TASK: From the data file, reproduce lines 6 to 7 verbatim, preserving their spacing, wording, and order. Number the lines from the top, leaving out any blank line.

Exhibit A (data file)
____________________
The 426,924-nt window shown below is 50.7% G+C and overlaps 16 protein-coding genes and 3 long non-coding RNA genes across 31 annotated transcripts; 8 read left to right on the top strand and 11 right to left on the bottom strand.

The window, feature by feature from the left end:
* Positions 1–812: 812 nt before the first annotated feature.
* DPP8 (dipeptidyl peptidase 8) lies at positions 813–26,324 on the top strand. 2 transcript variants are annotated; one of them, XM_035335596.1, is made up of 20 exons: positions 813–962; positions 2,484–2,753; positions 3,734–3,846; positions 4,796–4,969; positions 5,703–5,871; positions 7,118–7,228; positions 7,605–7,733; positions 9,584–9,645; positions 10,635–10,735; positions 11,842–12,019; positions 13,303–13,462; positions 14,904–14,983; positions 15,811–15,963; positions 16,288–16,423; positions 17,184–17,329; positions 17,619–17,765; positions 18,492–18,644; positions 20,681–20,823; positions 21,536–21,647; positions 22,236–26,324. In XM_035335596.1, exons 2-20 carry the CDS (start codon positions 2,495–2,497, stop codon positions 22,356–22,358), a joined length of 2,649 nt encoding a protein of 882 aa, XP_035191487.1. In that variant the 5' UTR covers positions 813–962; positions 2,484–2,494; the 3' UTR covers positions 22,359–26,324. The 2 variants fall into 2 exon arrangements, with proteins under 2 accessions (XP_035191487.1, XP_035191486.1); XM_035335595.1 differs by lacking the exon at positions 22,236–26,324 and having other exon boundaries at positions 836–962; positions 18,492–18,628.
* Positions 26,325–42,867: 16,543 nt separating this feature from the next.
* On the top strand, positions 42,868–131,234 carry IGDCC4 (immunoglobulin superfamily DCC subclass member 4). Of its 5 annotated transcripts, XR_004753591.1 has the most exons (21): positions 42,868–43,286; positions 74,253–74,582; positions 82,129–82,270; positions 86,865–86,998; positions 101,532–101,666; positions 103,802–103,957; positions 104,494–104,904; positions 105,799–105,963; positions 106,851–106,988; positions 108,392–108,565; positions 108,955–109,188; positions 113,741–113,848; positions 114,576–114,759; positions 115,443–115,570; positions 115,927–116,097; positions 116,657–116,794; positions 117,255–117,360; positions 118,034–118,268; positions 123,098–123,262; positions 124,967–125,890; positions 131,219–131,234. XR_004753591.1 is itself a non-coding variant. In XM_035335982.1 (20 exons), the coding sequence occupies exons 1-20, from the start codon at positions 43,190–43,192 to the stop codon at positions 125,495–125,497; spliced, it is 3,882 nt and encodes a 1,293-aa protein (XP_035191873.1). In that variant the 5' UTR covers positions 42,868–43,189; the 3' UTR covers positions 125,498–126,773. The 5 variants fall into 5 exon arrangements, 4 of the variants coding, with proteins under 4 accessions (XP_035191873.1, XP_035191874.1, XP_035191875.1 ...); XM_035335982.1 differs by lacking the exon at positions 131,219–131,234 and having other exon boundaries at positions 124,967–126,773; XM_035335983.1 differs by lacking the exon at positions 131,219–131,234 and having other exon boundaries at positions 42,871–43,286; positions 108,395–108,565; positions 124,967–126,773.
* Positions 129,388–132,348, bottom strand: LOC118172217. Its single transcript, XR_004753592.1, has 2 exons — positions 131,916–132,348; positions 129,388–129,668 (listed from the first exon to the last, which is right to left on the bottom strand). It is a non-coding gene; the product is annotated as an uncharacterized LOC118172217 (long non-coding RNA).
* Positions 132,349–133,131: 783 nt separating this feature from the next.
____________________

* On the top strand, positions 42,868–131,234 carry IGDCC4 (immunoglobulin superfamily DCC subclass member 4). Of its 5 annotated transcripts, XR_004753591.1 has the most exons (21): positions 42,868–43,286; positions 74,253–74,582; positions 82,129–82,270; positions 86,865–86,998; positions 101,532–101,666; positions 103,802–103,957; positions 104,494–104,904; positions 105,799–105,963; positions 106,851–106,988; positions 108,392–108,565; positions 108,955–109,188; positions 113,741–113,848; positions 114,576–114,759; positions 115,443–115,570; positions 115,927–116,097; positions 116,657–116,794; positions 117,255–117,360; positions 118,034–118,268; positions 123,098–123,262; positions 124,967–125,890; positions 131,219–131,234. XR_004753591.1 is itself a non-coding variant. In XM_035335982.1 (20 exons), the coding sequence occupies exons 1-20, from the start codon at positions 43,190–43,192 to the stop codon at positions 125,495–125,497; spliced, it is 3,882 nt and encodes a 1,293-aa protein (XP_035191873.1). In that variant the 5' UTR covers positions 42,868–43,189; the 3' UTR covers positions 125,498–126,773. The 5 variants fall into 5 exon arrangements, 4 of the variants coding, with proteins under 4 accessions (XP_035191873.1, XP_035191874.1, XP_035191875.1 ...); XM_035335982.1 differs by lacking the exon at positions 131,219–131,234 and having other exon boundaries at positions 124,967–126,773; XM_035335983.1 differs by lacking the exon at positions 131,219–131,234 and having other exon boundaries at positions 42,871–43,286; positions 108,395–108,565; positions 124,967–126,773.
* Positions 129,388–132,348, bottom strand: LOC118172217. Its single transcript, XR_004753592.1, has 2 exons — positions 131,916–132,348; positions 129,388–129,668 (listed from the first exon to the last, which is right to left on the bottom strand). It is a non-coding gene; the product is annotated as an uncharacterized LOC118172217 (long non-coding RNA).